Pyewacket Books


Vintage and found photographs and albums

Photographs of Bodybuilder Kay Baxter

Photographs of Bodybuilder Kay Baxter


13 photographs of bodybuilder Kay Baxter. 8x10in. 11 b&w. 2 colour. Photographer unknown, though it seems likely some of these sets appeared in Women's Physique World c.1982. Photos are of Baxter in the gym, lifting weights and posing (4), and posing in a private residence in dresses and heels, in one picture holding an award from "Women's Physique Publication" which had voted her "Best Woman Bodybuilder in the World, 1982" and "Most Votes Received 1979-1982."

Kay Baxter (1945-1988) was a pioneering female bodybuilder. Baxter had been a gymnast at Kent State University in the 1960s before turning her career toward bodybuilding and, after her retirement, acting. She trained such 80s notables as David Lee Roth and Cybil Shepherd. Baxter died in a car crash in 1988.

During the years she was competing (1979-1986), Baxter won few titles as her extremely well-developed physique was not in favor with judges of the time, who deemed her appearance "unfeminine." If you can believe it, during the years Baxter competed professionally, the men judging her were...not really fit to be judging. Surprisingly (or not), this was probably best summed up by Arnold Schwarzenegger, master of ceremonies at the 1979 World's Best Woman Bodybuilder competition in Warminster, PA, in which Baxter competed:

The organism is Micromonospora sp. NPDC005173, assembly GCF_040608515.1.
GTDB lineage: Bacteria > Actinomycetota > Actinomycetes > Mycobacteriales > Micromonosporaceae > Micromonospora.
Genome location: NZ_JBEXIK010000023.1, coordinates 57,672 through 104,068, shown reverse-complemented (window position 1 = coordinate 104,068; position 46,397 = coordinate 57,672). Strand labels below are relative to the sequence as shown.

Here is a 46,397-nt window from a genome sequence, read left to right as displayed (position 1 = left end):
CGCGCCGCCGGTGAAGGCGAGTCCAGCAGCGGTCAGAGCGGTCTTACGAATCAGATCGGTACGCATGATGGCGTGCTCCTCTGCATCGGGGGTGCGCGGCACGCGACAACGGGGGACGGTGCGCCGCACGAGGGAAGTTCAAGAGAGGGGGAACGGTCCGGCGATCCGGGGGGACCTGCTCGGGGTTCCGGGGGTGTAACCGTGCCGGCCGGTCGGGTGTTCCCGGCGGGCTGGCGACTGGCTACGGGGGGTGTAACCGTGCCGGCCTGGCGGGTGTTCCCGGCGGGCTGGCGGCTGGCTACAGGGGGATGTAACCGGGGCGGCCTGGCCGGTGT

"Judges sometimes look for the sexiest women, but they should forget that. What counts is: Who is the best female bodybuilder? What do her muscles look like? They confuse muscles with masculinity, but women are the same as men. They have fewer male hormones, so their muscles won't grow as large, but they work the same. They grow larger from being trained and fed, just as men's do. I'm not proposing that all women be bodybuilders, but those who are should be judged exactly as men are judged, on the symmetry and proportion of their physiques, on their muscularity and definition, and on their posing routines.

"People say it's O.K. to have women onstage, but that they shouldn't pose like men. But the point is for them to demonstrate their physical development, to show it off in a dynamic way, and if someone says, 'It turns me off to see a woman hit a muscular shot.' well, who cares?"

Right on.

In the decades since Baxter competed, high muscle mass and strongly defined muscles have become the norm in women's bodybuilding. Her catchphrase was "Get built without guilt."

Add To Cart